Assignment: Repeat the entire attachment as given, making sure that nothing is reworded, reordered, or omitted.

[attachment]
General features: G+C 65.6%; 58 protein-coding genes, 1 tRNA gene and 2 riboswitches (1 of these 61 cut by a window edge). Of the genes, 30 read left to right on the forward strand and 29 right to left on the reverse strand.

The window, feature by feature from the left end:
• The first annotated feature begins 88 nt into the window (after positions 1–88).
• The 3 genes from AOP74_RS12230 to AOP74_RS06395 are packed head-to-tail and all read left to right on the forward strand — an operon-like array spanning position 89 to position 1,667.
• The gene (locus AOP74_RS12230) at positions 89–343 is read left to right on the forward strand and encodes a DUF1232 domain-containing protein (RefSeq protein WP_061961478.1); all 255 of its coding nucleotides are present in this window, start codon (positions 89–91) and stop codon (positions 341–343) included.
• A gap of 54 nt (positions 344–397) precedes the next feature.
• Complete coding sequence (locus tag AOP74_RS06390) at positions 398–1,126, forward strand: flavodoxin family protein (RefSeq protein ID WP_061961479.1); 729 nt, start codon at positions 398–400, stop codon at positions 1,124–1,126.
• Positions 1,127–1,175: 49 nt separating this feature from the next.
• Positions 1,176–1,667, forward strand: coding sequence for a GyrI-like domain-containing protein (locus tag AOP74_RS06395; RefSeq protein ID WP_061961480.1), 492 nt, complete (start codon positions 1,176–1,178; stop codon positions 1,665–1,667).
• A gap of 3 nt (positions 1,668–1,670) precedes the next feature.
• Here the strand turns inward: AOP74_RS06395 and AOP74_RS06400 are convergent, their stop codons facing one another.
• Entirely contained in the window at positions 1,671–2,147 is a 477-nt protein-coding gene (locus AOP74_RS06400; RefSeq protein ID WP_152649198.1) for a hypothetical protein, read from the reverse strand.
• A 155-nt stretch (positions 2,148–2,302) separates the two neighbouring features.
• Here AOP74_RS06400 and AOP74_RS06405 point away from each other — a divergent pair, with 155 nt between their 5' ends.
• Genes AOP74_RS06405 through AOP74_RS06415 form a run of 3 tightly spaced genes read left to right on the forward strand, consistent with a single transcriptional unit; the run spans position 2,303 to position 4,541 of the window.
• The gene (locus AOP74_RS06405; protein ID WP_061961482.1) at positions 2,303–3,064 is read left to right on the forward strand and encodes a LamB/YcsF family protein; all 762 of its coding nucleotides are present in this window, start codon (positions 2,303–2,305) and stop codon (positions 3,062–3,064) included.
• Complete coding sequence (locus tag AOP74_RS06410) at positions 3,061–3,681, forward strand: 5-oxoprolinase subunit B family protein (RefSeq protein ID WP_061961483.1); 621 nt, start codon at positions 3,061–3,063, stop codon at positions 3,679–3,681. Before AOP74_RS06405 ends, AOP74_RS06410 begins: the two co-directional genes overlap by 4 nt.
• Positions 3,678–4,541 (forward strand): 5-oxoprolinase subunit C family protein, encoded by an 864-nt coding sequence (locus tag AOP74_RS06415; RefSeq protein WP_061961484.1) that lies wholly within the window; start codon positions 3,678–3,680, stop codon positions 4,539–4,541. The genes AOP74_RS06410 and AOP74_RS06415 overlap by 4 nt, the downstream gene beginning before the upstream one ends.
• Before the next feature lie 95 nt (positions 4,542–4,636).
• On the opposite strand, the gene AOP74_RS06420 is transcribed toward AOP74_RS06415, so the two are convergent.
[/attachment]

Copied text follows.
General features: G+C 65.6%; 58 protein-coding genes, 1 tRNA gene and 2 riboswitches (1 of these 61 cut by a window edge). Of the genes, 30 read left to right on the forward strand and 29 right to left on the reverse strand.

The window, feature by feature from the left end:
• The first annotated feature begins 88 nt into the window (after positions 1–88).
• The 3 genes from AOP74_RS12230 to AOP74_RS06395 are packed head-to-tail and all read left to right on the forward strand — an operon-like array spanning position 89 to position 1,667.
• The gene (locus AOP74_RS12230) at positions 89–343 is read left to right on the forward strand and encodes a DUF1232 domain-containing protein (RefSeq protein WP_061961478.1); all 255 of its coding nucleotides are present in this window, start codon (positions 89–91) and stop codon (positions 341–343) included.
• A gap of 54 nt (positions 344–397) precedes the next feature.
• Complete coding sequence (locus tag AOP74_RS06390) at positions 398–1,126, forward strand: flavodoxin family protein (RefSeq protein ID WP_061961479.1); 729 nt, start codon at positions 398–400, stop codon at positions 1,124–1,126.
• Positions 1,127–1,175: 49 nt separating this feature from the next.
• Positions 1,176–1,667, forward strand: coding sequence for a GyrI-like domain-containing protein (locus tag AOP74_RS06395; RefSeq protein ID WP_061961480.1), 492 nt, complete (start codon positions 1,176–1,178; stop codon positions 1,665–1,667).
• A gap of 3 nt (positions 1,668–1,670) precedes the next feature.
• Here the strand turns inward: AOP74_RS06395 and AOP74_RS06400 are convergent, their stop codons facing one another.
• Entirely contained in the window at positions 1,671–2,147 is a 477-nt protein-coding gene (locus AOP74_RS06400; RefSeq protein ID WP_152649198.1) for a hypothetical protein, read from the reverse strand.
• A 155-nt stretch (positions 2,148–2,302) separates the two neighbouring features.
• Here AOP74_RS06400 and AOP74_RS06405 point away from each other — a divergent pair, with 155 nt between their 5' ends.
• Genes AOP74_RS06405 through AOP74_RS06415 form a run of 3 tightly spaced genes read left to right on the forward strand, consistent with a single transcriptional unit; the run spans position 2,303 to position 4,541 of the window.
• The gene (locus AOP74_RS06405; protein ID WP_061961482.1) at positions 2,303–3,064 is read left to right on the forward strand and encodes a LamB/YcsF family protein; all 762 of its coding nucleotides are present in this window, start codon (positions 2,303–2,305) and stop codon (positions 3,062–3,064) included.
• Complete coding sequence (locus tag AOP74_RS06410) at positions 3,061–3,681, forward strand: 5-oxoprolinase subunit B family protein (RefSeq protein ID WP_061961483.1); 621 nt, start codon at positions 3,061–3,063, stop codon at positions 3,679–3,681. Before AOP74_RS06405 ends, AOP74_RS06410 begins: the two co-directional genes overlap by 4 nt.
• Positions 3,678–4,541 (forward strand): 5-oxoprolinase subunit C family protein, encoded by an 864-nt coding sequence (locus tag AOP74_RS06415; RefSeq protein WP_061961484.1) that lies wholly within the window; start codon positions 3,678–3,680, stop codon positions 4,539–4,541. The genes AOP74_RS06410 and AOP74_RS06415 overlap by 4 nt, the downstream gene beginning before the upstream one ends.
• Before the next feature lie 95 nt (positions 4,542–4,636).
• On the opposite strand, the gene AOP74_RS06420 is transcribed toward AOP74_RS06415, so the two are convergent.